Given the often-fluctuating nature of psychoses, any or all of the above issues can be dynamic; they can change and evolve through the course of therapy. It is important for you and your clients to be aware of the tendency for psychotic symptoms to be exacerbated during times of stress and experiences of vulnerability. Again, it is important to problem-solve in advance what might help clients, based on coping skills they’ve developed as well as previous experience. Soliciting input from clients about what you can do to help eases anticipatory concerns and enhances their experience of you as client centered, understanding, and empowering.
Another issue that may come up in the therapy that impacts therapeutic rapport is active voices during the session that are distracting or demeaning to clients or you. Again, proactively agreeing on the best way to deal with this possibility can enhance client efficacy and engagement. For example, an agreed-upon hand gesture by your client to slow the pace, discontinue the session, or explore the experience of the voices in session can be extremely helpful. Your acknowledgment and understanding of the difficulty in focusing and engaging at these times is beneficial.
As in any type of therapy, symptoms such as paranoia or voices may actually increase initially or at different times during the therapy process. Therefore, it is important to indicate to your clients proactively that symptoms (and distressing affect) can increase at times in therapy. Together you can then collaboratively problem-solve how an increase in symptoms can be dealt with, thereby reducing premature termination or concerns regarding the benefits of therapy. In addition, work done at the beginning of therapy on enhancement and development of coping skills and emotion regulation strategies can be emphasized and reinforced by the clinician.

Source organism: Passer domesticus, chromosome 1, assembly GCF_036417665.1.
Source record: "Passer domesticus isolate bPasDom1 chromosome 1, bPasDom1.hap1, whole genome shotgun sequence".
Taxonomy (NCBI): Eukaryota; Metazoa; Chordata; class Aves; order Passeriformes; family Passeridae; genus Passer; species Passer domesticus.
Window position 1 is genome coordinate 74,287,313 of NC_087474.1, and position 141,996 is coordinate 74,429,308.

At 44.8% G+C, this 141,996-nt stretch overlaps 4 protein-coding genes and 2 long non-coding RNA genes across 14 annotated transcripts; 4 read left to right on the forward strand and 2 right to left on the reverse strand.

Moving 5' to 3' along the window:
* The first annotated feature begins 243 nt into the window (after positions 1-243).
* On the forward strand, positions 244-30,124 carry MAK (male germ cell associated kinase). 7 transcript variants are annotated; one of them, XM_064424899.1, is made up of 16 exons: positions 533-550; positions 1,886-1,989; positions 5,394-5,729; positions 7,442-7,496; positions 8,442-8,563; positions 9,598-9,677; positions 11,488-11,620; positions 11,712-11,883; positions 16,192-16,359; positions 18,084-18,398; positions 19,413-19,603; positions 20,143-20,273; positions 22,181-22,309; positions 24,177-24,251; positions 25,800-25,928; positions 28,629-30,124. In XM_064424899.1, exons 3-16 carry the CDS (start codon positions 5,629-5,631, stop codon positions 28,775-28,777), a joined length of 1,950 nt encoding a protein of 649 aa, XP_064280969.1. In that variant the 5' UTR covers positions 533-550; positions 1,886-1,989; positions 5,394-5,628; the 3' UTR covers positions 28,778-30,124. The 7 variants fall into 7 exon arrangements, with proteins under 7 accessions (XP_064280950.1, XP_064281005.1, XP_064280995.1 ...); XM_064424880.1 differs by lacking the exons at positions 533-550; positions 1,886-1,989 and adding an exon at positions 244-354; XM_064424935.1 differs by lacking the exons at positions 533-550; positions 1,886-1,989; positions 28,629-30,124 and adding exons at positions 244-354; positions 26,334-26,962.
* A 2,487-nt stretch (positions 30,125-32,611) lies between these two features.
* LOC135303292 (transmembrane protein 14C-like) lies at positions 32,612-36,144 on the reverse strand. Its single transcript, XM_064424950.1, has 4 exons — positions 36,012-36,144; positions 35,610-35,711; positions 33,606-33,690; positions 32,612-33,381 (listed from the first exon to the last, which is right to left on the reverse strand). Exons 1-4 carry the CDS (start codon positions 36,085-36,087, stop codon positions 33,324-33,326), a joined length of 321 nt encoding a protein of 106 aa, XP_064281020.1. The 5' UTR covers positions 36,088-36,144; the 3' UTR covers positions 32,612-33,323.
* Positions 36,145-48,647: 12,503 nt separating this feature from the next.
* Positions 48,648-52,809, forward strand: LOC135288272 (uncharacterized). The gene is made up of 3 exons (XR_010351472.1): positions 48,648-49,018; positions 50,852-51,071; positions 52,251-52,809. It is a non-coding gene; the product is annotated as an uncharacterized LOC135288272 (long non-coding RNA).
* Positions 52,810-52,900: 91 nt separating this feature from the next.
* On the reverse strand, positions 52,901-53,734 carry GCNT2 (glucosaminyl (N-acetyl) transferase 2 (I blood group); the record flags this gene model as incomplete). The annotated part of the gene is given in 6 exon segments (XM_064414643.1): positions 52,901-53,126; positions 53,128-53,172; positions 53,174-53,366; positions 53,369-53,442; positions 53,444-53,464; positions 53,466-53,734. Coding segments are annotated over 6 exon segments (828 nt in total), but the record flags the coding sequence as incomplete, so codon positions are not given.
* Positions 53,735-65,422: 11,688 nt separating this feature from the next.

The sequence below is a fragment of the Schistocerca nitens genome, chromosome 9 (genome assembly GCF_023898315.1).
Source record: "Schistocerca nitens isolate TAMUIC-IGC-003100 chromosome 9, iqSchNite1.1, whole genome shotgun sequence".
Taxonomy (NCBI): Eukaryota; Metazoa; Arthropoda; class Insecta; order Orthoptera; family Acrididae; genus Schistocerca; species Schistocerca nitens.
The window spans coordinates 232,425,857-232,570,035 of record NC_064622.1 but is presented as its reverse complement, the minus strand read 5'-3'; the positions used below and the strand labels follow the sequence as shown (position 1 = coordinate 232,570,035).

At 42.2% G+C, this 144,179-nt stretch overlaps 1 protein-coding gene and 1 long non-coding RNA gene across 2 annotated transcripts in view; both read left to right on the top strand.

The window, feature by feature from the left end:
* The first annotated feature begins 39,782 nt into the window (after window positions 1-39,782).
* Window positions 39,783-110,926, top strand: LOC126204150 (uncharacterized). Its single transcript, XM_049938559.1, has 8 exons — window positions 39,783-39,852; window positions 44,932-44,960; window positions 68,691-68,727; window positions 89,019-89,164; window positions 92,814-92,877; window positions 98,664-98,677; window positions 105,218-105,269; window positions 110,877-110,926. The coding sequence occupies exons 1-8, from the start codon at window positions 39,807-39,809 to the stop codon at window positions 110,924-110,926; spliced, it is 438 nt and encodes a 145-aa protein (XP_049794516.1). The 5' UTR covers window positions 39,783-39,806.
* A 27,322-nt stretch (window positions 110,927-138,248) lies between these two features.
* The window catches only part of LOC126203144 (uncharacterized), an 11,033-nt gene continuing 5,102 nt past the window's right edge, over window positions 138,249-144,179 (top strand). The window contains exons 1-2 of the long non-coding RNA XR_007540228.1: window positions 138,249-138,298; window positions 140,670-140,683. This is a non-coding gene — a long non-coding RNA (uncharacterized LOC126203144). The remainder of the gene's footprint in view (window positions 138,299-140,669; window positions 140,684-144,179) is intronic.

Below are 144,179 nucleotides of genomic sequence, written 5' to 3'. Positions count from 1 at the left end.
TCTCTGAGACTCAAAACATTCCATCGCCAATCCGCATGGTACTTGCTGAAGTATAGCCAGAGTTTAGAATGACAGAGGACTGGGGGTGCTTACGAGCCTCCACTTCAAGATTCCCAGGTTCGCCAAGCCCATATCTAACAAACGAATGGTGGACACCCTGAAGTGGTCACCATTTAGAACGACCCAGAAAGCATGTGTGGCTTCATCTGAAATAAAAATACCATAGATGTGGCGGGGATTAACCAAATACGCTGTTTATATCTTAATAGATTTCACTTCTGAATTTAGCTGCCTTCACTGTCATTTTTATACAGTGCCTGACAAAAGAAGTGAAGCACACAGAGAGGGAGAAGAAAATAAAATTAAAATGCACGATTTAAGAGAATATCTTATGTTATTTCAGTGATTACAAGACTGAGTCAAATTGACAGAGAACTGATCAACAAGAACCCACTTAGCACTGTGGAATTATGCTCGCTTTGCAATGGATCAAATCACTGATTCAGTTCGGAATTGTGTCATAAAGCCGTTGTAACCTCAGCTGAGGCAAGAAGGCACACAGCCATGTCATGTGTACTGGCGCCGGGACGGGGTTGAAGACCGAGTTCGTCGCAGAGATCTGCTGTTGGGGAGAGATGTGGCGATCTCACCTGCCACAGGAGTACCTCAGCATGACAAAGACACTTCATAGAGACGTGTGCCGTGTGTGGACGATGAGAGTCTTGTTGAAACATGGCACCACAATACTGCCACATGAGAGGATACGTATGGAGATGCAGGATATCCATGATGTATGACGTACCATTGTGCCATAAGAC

Strategies such as a stop hand sign or “panic button” are respectful and empowering. Through these types of strategies, your clients have control over the pace at which assessment and therapy are conducted, the ability to take a break or disengage at any time, and the agency to reengage when ready. This client-driven approach not only applies to the frequency, length, and content of the sessions but also to how much clients share and at what pace. The experience in therapy of having a sense of control in the session speaks to the issues of “power” and “control” in the therapeutic relationship and implicitly speaks to the issue of power and control in client relationships with others and with voices. Your clients can apply the experience of being able to set limits, give direction, and be empowered in the therapeutic relationship to their relationships outside of therapy and with their voices.
“The therapeutic relationship is the thread we use to tie together the therapeutic tapestry of empathy, understanding, meaning, and connection,” says Wright. “Without this secure, caring, and empowering therapeutic base, progress toward valued goals is more limited, and the therapeutic impact of feeling heard and understood in a strengths-oriented manner is diminished.”
For more information about Wright, Turkington, and colleagues’ integrative approach to treating psychosis, check out their book, Treating Psychosis.